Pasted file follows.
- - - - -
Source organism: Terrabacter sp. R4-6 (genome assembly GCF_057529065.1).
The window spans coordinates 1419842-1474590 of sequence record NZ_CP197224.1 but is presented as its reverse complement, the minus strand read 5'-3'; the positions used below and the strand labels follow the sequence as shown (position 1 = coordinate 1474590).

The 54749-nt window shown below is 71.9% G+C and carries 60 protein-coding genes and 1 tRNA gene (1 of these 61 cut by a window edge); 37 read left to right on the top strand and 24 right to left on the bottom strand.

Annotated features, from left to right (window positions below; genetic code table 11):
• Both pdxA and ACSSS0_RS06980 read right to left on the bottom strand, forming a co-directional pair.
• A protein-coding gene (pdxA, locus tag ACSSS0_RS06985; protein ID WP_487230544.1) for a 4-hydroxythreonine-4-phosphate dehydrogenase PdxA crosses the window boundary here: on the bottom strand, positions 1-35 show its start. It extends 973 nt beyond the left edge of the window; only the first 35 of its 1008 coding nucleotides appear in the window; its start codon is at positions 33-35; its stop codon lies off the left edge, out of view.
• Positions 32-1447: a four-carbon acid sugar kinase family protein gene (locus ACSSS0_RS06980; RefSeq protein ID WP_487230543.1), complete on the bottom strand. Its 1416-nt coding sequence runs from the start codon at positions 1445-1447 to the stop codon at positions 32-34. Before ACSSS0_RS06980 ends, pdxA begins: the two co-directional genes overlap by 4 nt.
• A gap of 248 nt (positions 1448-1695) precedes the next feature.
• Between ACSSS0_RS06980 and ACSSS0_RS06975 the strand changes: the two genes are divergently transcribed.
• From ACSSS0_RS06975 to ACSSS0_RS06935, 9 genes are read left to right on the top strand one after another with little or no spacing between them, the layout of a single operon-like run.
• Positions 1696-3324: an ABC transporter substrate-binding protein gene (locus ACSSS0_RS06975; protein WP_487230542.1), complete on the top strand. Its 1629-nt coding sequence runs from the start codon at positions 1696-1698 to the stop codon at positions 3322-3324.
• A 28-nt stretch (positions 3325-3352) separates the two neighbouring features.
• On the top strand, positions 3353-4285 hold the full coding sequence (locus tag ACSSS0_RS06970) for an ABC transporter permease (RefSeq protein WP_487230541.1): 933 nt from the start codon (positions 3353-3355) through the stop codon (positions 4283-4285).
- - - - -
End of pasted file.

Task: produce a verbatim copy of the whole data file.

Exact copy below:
Source organism: Terrabacter sp. R4-6 (genome assembly GCF_057529065.1).
The window spans coordinates 1419842-1474590 of sequence record NZ_CP197224.1 but is presented as its reverse complement, the minus strand read 5'-3'; the positions used below and the strand labels follow the sequence as shown (position 1 = coordinate 1474590).

The 54749-nt window shown below is 71.9% G+C and carries 60 protein-coding genes and 1 tRNA gene (1 of these 61 cut by a window edge); 37 read left to right on the top strand and 24 right to left on the bottom strand.

Annotated features, from left to right (window positions below; genetic code table 11):
• Both pdxA and ACSSS0_RS06980 read right to left on the bottom strand, forming a co-directional pair.
• A protein-coding gene (pdxA, locus tag ACSSS0_RS06985; protein ID WP_487230544.1) for a 4-hydroxythreonine-4-phosphate dehydrogenase PdxA crosses the window boundary here: on the bottom strand, positions 1-35 show its start. It extends 973 nt beyond the left edge of the window; only the first 35 of its 1008 coding nucleotides appear in the window; its start codon is at positions 33-35; its stop codon lies off the left edge, out of view.
• Positions 32-1447: a four-carbon acid sugar kinase family protein gene (locus ACSSS0_RS06980; RefSeq protein ID WP_487230543.1), complete on the bottom strand. Its 1416-nt coding sequence runs from the start codon at positions 1445-1447 to the stop codon at positions 32-34. Before ACSSS0_RS06980 ends, pdxA begins: the two co-directional genes overlap by 4 nt.
• A gap of 248 nt (positions 1448-1695) precedes the next feature.
• Between ACSSS0_RS06980 and ACSSS0_RS06975 the strand changes: the two genes are divergently transcribed.
• From ACSSS0_RS06975 to ACSSS0_RS06935, 9 genes are read left to right on the top strand one after another with little or no spacing between them, the layout of a single operon-like run.
• Positions 1696-3324: an ABC transporter substrate-binding protein gene (locus ACSSS0_RS06975; protein WP_487230542.1), complete on the top strand. Its 1629-nt coding sequence runs from the start codon at positions 1696-1698 to the stop codon at positions 3322-3324.
• A 28-nt stretch (positions 3325-3352) separates the two neighbouring features.
• On the top strand, positions 3353-4285 hold the full coding sequence (locus tag ACSSS0_RS06970) for an ABC transporter permease (RefSeq protein WP_487230541.1): 933 nt from the start codon (positions 3353-3355) through the stop codon (positions 4283-4285).